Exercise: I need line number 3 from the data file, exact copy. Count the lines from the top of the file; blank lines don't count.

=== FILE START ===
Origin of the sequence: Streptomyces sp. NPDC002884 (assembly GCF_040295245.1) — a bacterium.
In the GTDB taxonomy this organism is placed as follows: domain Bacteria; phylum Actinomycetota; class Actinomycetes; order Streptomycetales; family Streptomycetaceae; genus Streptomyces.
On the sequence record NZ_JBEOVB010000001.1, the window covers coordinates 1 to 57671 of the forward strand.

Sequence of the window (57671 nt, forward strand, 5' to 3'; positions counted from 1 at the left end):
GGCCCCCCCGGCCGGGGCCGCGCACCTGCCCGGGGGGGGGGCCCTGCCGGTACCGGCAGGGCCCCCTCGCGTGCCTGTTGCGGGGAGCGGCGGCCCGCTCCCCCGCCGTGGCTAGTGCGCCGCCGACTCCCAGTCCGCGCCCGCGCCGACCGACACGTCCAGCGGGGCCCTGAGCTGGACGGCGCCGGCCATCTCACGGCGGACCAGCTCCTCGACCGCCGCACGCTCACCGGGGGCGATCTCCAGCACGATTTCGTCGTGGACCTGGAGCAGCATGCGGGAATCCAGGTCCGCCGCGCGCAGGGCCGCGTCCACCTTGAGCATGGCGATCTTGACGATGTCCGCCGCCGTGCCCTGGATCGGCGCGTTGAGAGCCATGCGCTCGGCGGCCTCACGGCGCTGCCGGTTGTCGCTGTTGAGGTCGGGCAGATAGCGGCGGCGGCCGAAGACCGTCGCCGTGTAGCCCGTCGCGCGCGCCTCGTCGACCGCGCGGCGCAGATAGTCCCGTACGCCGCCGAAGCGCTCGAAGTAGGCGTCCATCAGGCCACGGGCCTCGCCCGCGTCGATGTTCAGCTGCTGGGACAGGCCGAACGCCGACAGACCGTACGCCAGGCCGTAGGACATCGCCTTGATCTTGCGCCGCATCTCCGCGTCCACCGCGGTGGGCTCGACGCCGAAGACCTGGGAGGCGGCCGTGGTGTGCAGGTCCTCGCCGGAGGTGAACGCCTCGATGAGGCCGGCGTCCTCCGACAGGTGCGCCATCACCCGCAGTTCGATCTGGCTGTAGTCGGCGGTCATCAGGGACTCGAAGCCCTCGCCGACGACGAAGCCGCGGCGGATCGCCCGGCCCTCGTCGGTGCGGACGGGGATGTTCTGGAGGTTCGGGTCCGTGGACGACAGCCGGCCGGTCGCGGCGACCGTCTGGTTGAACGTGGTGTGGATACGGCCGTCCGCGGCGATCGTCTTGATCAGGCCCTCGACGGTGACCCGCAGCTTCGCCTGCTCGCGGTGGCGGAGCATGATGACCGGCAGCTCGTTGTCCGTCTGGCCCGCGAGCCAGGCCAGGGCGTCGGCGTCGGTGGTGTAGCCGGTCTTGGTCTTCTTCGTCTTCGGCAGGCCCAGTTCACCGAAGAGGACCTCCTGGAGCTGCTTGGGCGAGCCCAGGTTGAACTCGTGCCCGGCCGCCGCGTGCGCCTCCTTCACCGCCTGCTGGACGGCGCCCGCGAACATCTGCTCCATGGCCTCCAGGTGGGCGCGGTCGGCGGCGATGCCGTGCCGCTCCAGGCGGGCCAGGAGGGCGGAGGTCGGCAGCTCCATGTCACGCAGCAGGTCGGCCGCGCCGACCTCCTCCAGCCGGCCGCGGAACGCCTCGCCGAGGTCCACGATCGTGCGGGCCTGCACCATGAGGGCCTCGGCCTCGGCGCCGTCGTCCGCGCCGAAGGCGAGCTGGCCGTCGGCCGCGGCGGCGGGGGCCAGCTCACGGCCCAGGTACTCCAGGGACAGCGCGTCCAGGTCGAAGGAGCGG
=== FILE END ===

On the sequence record NZ_JBEOVB010000001.1, the window covers coordinates 1 to 57671 of the forward strand.